Although the process of issuing second-generation passports may be more complicated the technology itself is essentially comes at the same price as earlier-generation kit, according to Entrust.

Lifting data from electronic passports for the purposes of identity theft or other malfeasance has also cropped up as a concern. In response, US passport issuing authorities have incorporated electronic shielding so that data on ePassports can only be read when they are open. European countries have yet to introduce similar protection. Dr Moses argued that cryptographic safeguards provide better protection than simply screening.

Testing times ahead

A further round of tests is expected before the June 2009 deadline for the introduction of fingerprint scans into passports. Even after that the technology doesn't come into its own until terminal equipment has been upgraded, a process that might take years even in Europe. The International Civil Aviation Organization (ICAO) has set a 2015 deadline for introducing first-generation inspection systems worldwide. "You can't use the improvements without upgrades. Some countries will lag in issuing next-generation electronic passports", Dr Moses told El Reg

Even though the timescales for rolling out electronic passport technology are very long PKI experts at Entrust are beginning to think about third-generation systems. These systems would incorporate the ability to write visa information onto RFID chips and password-based encryption. Entrust is keen to adapt EAC technology to other applications, such as national identity cards and access control. ®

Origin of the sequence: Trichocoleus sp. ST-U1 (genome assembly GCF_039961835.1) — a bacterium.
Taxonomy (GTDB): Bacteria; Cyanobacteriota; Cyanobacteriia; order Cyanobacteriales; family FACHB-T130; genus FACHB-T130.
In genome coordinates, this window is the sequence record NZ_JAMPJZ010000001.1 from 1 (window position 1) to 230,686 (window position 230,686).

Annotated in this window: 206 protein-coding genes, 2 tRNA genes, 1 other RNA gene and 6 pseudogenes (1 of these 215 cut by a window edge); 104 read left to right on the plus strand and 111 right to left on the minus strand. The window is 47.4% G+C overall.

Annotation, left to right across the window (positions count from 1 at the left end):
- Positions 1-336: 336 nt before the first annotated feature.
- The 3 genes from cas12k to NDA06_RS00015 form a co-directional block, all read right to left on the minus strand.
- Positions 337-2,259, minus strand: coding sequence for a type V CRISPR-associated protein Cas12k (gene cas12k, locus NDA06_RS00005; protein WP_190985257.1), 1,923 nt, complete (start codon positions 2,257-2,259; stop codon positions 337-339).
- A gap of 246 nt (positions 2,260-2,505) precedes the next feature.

SANS - Survey on application security programs

More from The Register

next story
Did a date calculation bug just cost hard-up Co-op Bank £110m?
And just when Brit banking org needs £400m to stay afloat
One year on: diplomatic fail as Chinese APT gangs get back to work
Mandiant says past 12 months shows Beijing won't call off its hackers
Whoever you vote for, Google gets in
Report uncovers giant octopus squid of lobbying influence
Lavabit loses contempt of court appeal over protecting Snowden, customers
Judges rule complaints about government power are too little, too late
MtGox chief Karpelès refuses to come to US for g-men's grilling
Bitcoin baron says he needs another lawyer for FinCEN chat
Don't let no-hire pact suit witnesses call Steve Jobs a bullyboy, plead Apple and Google
'Irrelevant' character evidence should be excluded – lawyers
EFF: Feds plan to put 52 MILLION FACES into recognition database
System would identify faces as part of biometrics collection
Putin tells Snowden: Russia conducts no US-style mass surveillance
Gov't is too broke for that, Russian prez says
Ex-Tony Blair adviser is new top boss at UK spy-hive GCHQ
Robert Hannigan to replace Sir Iain Lobban in the autumn
Alphadex fires back at British Gas with overcharging allegation
Brit colo outfit says it paid for 347KVA, has been charged for 1940KVA
prev story

Whitepapers

Top three mobile application threats
Learn about three of the top mobile application security threats facing businesses today and recommendations on how to mitigate the risk.
Combat fraud and increase customer satisfaction
Based on their experience using HP ArcSight Enterprise Security Manager for IT security operations, Finansbank moved to HP ArcSight ESM for fraud management.
The benefits of software based PBX
Why you should break free from your proprietary PBX and how to leverage your existing server hardware.
Five 3D headsets to be won!
We were so impressed by the Durovis Dive headset we’ve asked the company to give some away to Reg readers.
SANS - Survey on application security programs
In this whitepaper learn about the state of application security programs and practices of 488 surveyed respondents, and discover how mature and effective these programs are.